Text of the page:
The Telegraph
Thursday , June 27 , 2013
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Cop checkpoints at Kamduni

Two checkpoints with guardrails were set up on Wednesday on the road leading to Kamduni with uniformed men standing guard and questioning everyone entering or leaving the village where a college student had been raped and murdered on June 10.

Police said the guardrails had been set up on Kamduni’s only thoroughfare to beef up security of the Barasat village. But residents see in the move one more step by the administration to keep an eye on the village that has been simmering in protest since the rape and murder.

“Kamduni is still mourning. We are at the receiving end of local rogues backed by the ruling party. But the cops at the checkpoints are treating us like suspects,” said Sanjit Mandal, a resident.

Mandal, who runs a grille-making unit at the village, 30km from the heart of Calcutta, needs to leave and return to the village frequently on his motorcycle for business.

“Each time they (policemen) are stopping me, asking me to take off my helmet and open the tool box of my motorcycle. I disclosed my identity to them but it didn’t work. They are behaving with me in a such a manner as if I am a suspect,” Mandal said.

Bhaskar Mukherjee, the additional superintendent of police, North 24-Parganas, said the checkpoints had been set up as a “strategic and preventive measure to tighten Kamduni’s security”.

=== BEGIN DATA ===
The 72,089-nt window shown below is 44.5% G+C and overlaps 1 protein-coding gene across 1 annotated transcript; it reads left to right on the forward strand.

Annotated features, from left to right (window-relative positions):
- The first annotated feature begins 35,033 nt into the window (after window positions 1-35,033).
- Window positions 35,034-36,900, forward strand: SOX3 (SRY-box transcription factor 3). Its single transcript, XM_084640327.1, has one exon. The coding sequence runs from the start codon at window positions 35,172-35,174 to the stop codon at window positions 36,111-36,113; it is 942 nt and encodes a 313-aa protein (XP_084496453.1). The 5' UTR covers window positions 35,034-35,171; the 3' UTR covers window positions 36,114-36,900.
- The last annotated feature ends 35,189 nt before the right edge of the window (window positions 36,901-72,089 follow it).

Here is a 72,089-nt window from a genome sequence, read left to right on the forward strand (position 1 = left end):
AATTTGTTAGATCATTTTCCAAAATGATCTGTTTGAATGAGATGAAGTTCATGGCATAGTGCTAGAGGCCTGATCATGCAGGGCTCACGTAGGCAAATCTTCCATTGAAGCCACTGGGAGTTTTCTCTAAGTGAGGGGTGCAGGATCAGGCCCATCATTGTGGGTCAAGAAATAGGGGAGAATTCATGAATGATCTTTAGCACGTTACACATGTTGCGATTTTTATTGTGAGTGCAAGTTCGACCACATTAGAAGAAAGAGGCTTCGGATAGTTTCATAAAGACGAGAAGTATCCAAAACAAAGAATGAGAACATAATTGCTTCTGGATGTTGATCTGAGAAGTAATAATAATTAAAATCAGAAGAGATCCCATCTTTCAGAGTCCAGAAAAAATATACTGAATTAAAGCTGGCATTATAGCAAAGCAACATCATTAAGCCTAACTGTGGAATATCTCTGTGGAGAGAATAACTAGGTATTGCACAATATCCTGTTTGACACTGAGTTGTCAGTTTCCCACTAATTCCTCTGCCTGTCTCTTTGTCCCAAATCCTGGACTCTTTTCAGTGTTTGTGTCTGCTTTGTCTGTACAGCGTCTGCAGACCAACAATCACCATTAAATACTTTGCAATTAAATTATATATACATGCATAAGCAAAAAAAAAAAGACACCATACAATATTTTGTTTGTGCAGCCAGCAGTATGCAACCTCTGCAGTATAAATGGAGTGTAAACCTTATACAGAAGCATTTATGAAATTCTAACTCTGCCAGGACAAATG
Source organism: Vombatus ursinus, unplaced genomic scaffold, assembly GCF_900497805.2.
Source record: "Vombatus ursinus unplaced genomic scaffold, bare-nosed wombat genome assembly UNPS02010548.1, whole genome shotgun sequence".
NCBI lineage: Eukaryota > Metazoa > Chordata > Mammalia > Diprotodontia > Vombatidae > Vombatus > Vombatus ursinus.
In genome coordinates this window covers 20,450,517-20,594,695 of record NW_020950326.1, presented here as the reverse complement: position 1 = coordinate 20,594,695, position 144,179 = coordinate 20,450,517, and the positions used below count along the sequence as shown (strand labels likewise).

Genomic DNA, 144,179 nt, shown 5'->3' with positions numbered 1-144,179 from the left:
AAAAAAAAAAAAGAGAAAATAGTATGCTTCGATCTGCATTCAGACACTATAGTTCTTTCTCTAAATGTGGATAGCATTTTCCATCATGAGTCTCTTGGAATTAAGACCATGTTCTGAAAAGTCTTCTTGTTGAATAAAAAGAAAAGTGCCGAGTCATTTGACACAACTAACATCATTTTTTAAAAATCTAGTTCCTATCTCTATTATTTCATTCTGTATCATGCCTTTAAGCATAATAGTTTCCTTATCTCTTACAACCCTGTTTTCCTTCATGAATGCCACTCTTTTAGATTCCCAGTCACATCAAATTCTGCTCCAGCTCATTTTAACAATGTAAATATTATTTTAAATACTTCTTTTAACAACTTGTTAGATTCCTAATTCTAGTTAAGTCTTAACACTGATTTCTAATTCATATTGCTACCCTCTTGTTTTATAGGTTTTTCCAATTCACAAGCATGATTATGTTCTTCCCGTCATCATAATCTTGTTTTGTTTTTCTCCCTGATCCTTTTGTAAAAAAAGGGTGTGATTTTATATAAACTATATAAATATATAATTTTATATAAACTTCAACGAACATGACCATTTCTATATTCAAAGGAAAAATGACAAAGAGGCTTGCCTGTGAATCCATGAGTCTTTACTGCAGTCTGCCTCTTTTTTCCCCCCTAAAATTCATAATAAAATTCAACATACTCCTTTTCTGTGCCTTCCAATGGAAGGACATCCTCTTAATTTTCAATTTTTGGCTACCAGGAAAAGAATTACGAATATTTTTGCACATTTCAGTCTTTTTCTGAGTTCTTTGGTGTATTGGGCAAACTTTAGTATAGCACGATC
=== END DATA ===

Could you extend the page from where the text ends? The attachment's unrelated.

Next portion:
But Tumpa Kayal, the face of Kamduni’s protest against the government’s insensitive handling of the rape and murder, rubbished the administration’s claim that the guardrails had been set up to strengthen the area’s security.

“Nineteen days have passed since we lost one of our girls. We are surprised to suddenly find guardrails at two ends of our village,” said Tumpa, who had dared to ask chief minister Mamata Banerjee to spare a few minutes to hear about the villagers’ ordeal after she stepped out of the victim’s house.

The checkpoints were set up a couple of hours before deputy inspector-general (presidency range) Dilip Banerjee visited Kamduni during the day. One has been erected 100 metres from the site where the college student walking home from the local bus stand was raped and murdered. The second is barely 50 metres from her house.

Some officers at Barasat police station admitted that Kamduni’s security was not the top priority. “We are keeping an eye on all those who are entering or leaving the village,” said a police source.

“We are yet to know the main forces behind the villagers’ movement. The chief minister had to face an agitation here and the villagers are holding rallies even after her visit on June 17. We are here to see whether any outsider is organising the villagers.”

A day after Kamduni residents’ protest during the chief minister’s visit, intelligence branch personnel had fanned out across the village and tried to find out if outsiders were behind it. The chief minister herself spoke of the presence of Maoists in the area, an assertion Kamduni women did not take too kindly.

Women constables were seen posted on the metalled road in front of the house of Tumpa and her neighbour Mousumi Kayal, another face of Kamduni’s protest.

“Posting cops in front of the two houses will fulfill two purposes. The state human rights commission had asked the administration to arrange these two women’s security. We are following the commission’s recommendation and also keeping an eye on them,” said a police officer.

After his Kamduni visit, DIG Banerjee said: “I came here to oversee the security arrangements in the village.”